Doug Gries
United States
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As night settled in on the Normandy coast, weary troops from both sides hoped for a brief respite from the chaos that began very early in the day. The Germans were starting to have concerns over the sheer numbers of units pouring off the beaches and there was still doubt as to whether this was the full invasion force. The Allies were happy to have created small beachheads on Juno and Gold, but they were behind schedule on objectives and each beach still had one defensive position that would simply not give up.

A Juno beach, a nearby Allied unit made its way to the lost Royal Marine Commandos and Organic Artillery company on the beach (see previous AAR), pointed South, and told them to get the h*** off the beach. Troops continued to move inland and all nearby German units were now engaged at close quarters (adjacent hexes). With much less chance of success inflicting casualties in the darkness, both sides generally withheld offensive actions and instead rallied their troops, as night is the only time you can remove a cohesion hit in an enemy fire zone. The Allies set up an Artillery Park, just inland from the beach: 2 companies of Sextons were readying their 25 pounder howitzers (87.6mm) for targets up the road.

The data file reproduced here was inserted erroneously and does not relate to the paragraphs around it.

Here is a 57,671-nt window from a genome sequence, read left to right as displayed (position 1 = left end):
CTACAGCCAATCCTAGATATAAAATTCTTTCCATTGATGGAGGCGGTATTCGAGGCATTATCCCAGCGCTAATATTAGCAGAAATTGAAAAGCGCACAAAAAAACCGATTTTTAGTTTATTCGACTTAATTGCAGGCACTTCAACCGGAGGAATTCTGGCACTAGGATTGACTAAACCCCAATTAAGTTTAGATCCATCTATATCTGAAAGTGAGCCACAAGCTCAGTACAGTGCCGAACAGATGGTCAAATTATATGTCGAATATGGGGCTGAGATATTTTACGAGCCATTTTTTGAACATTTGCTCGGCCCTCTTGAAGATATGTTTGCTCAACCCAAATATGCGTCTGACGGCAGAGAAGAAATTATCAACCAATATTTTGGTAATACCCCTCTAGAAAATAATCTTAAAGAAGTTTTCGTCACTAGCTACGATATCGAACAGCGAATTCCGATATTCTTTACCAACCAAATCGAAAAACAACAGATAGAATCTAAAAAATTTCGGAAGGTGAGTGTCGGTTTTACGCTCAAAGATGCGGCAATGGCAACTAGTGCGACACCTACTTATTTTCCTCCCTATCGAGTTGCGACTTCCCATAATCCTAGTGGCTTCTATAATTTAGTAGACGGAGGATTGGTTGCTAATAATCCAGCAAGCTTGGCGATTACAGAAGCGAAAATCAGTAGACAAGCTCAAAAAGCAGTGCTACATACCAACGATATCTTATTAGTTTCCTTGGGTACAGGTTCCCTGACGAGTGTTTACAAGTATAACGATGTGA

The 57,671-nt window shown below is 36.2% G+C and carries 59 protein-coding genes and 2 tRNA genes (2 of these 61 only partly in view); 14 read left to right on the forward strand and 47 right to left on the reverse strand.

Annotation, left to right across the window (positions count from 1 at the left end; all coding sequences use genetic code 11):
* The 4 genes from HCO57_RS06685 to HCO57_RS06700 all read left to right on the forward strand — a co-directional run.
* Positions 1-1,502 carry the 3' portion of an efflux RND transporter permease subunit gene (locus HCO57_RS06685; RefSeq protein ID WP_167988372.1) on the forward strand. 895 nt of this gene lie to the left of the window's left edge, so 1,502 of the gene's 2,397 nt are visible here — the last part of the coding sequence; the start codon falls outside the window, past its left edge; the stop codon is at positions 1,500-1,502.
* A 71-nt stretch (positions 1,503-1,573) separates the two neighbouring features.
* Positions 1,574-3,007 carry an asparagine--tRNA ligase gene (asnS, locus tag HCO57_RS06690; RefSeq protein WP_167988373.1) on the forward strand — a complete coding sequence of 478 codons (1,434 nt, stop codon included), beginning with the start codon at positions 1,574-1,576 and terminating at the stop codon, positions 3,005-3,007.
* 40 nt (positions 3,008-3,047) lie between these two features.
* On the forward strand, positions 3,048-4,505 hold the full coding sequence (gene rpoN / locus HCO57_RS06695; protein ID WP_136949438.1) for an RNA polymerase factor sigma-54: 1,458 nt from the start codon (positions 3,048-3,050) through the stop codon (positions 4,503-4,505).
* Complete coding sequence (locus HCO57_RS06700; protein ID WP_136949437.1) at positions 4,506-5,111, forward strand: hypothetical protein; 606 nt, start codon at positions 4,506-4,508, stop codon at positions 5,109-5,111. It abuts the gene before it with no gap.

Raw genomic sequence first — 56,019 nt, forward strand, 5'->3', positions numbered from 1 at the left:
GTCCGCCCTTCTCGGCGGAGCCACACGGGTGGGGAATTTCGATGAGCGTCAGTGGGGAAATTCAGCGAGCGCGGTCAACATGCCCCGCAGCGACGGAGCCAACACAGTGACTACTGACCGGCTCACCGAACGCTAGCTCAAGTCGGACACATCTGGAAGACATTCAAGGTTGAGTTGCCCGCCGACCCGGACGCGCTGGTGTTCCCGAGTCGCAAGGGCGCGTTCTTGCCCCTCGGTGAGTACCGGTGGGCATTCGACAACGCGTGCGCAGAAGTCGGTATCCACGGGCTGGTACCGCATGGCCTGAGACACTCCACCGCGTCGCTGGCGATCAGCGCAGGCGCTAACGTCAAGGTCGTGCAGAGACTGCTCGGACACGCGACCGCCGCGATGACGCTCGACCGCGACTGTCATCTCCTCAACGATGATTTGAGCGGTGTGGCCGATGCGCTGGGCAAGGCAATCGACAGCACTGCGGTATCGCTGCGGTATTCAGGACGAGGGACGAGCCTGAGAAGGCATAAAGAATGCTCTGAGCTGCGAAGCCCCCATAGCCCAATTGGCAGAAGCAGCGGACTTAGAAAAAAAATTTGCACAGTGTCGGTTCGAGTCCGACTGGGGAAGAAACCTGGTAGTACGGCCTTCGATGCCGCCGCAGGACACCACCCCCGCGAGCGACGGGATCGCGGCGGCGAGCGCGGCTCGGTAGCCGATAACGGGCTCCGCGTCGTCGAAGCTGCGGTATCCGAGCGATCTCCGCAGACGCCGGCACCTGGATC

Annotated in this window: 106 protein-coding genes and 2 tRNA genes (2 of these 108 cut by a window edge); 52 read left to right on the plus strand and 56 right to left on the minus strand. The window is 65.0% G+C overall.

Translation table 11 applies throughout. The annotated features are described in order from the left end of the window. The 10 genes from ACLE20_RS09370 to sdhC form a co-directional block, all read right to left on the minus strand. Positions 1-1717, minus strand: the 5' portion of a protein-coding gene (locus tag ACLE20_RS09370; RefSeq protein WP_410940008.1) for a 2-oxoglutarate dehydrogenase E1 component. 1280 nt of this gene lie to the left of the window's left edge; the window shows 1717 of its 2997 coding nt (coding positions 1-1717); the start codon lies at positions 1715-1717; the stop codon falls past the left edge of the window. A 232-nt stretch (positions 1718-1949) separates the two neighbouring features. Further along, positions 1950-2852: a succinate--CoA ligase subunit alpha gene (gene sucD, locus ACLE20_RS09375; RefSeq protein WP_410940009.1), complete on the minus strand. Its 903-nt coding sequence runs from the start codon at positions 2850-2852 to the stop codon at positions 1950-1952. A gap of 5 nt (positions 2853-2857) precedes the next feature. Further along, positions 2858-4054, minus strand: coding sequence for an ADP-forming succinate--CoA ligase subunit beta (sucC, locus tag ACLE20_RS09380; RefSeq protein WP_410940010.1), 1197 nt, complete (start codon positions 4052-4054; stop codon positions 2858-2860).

At Gold beach, things were also generally quiet with commanders rallying their troops. Casualties were very minimal.

With the Allies unable to use Formation chits at night, no Naval chit in play and no Allied air strikes allowed, it was an eerily quiet turn; as both sides prepared for what would most likely be (based on the stack of formation chits sitting on the 0700 June 7th turn chart) a very busy morning.

Status at the end of the Night, June 6th turn:

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